Look for the city-approved label
Don't put your leaves in paper bags: The city won't pick them up
Like many Houston residents, our household tries to be conscientious about following the ordinance that requires all yard trimmings be placed in compostable bags. But those city-approved bags are so flimsy that we recently gobbled up the large biodegradable paper bags at our neighorhood Kroger as an alternative.
We filled the paper bags, clearly labeled "Lawn & Garden Waste Bag," with leaves and set them in front of the house on our regular garbage day on Monday.
They're still there.
Even though the paper bags are located right next to the plastic biodegradable bags on the grocery shelves, I have learned that, when it comes to yard clippings, not all bags are created equal.
Edward Zilton, staff analyst in the city's solid waste/recycling division, says residents must use city-approved bags and none of those are paper.
Here's why: During a pilot program using paper bags, residents were slipping in non-compostable objects — even such things as engine parts and other metal objects — that broke drown the processing equipment, Zilton said. With see-through plastic bags, it's easier for sanitation workers to spot such objects.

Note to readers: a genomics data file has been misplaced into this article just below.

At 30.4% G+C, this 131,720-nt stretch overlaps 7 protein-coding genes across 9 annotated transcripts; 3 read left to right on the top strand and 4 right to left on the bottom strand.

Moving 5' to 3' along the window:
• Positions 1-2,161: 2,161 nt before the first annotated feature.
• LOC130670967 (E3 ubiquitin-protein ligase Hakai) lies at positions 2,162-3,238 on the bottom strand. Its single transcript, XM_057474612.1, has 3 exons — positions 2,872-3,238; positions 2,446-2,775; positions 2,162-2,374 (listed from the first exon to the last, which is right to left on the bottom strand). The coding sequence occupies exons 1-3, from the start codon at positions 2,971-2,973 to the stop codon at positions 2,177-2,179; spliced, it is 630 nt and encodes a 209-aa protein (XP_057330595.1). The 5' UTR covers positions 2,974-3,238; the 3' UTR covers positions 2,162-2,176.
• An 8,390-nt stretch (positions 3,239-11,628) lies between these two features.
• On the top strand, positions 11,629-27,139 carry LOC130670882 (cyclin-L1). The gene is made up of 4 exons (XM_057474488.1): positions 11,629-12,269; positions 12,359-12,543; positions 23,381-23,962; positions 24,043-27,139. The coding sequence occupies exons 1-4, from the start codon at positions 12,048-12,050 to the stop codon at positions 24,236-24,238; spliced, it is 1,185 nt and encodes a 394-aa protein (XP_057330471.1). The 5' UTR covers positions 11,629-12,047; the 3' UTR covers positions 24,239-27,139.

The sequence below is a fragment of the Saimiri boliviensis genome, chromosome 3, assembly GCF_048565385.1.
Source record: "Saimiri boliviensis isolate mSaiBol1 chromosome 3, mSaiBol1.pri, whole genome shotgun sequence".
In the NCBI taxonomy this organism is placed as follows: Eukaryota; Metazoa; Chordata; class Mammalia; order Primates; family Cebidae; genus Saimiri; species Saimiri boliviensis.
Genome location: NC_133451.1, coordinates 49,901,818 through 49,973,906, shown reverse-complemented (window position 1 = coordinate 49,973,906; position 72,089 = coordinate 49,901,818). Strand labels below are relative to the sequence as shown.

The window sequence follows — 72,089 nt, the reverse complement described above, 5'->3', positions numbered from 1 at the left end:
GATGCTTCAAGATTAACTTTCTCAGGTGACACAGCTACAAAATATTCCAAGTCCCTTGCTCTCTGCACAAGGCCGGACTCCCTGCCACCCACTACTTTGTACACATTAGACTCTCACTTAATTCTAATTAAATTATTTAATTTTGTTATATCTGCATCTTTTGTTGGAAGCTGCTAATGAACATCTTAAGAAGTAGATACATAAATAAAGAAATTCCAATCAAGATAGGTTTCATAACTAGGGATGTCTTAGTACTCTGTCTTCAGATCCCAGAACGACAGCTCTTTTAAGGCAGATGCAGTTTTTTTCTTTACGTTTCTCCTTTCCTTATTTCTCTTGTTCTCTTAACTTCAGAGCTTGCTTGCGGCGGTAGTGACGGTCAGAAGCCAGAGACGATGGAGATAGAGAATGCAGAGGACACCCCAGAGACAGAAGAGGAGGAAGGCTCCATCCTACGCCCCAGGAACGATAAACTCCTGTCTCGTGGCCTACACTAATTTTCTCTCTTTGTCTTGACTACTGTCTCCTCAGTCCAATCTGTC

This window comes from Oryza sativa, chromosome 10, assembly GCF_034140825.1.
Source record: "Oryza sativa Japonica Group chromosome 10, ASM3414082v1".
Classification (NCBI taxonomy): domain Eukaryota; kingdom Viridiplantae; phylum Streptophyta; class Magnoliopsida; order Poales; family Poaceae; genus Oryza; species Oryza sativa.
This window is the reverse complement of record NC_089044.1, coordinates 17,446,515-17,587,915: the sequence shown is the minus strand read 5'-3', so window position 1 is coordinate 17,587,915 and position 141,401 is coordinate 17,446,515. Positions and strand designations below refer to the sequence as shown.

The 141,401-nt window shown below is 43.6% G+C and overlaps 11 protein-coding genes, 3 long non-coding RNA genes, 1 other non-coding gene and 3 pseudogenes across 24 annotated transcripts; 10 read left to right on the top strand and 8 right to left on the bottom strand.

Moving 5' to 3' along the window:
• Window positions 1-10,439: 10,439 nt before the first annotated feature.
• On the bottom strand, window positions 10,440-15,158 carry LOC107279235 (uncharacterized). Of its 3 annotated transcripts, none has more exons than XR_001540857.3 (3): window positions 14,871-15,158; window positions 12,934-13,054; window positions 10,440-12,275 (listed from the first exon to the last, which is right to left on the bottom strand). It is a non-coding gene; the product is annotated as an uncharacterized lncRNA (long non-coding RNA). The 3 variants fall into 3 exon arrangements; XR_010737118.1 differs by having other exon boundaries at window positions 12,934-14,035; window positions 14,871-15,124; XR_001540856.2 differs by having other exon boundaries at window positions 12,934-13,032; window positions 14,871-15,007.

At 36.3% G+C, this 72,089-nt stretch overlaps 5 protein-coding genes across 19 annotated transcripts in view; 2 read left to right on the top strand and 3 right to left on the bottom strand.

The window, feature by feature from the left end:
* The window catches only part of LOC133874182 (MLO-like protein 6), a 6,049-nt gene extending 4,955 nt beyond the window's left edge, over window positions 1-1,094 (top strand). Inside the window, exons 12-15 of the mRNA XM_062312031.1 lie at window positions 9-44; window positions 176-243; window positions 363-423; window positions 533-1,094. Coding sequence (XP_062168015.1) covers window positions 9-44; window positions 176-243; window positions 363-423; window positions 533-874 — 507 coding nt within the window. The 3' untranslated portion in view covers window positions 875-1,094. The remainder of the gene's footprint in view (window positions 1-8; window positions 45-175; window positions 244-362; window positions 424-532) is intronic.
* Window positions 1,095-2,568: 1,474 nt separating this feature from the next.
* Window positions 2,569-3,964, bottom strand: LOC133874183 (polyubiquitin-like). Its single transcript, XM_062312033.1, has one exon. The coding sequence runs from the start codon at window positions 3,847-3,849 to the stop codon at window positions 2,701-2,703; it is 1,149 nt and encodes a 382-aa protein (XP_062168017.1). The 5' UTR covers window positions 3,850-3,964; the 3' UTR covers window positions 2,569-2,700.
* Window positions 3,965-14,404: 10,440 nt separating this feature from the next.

So even though Kroger and other stores market all types of garbage bags, workers will only pick up city-approved biodegradable plastic bags. The city of Houston seal —the most identifiable feature is a railroad train — inside three dancing arrows is stamped on each approved box.
"Look for it," Zilton says. "That's the No. 1 distinctive thing."
While Zilton is pleased that 95 percent of Houston households are using the approved biodegradable plastic bags for yard trimmings, he acknowledges complaints that the bags are too flimsy. He says manufacturers are creating a thicker biodegradable bag (1.25 millileter thick vs. the current 1.0 millileter) that should be in stores next month.
To help keep the bags from tearing he suggests removing twigs from lawn trimming and bundling them separately.
Lesson learned. But what am I going to do with those oversized Kroger paper bags?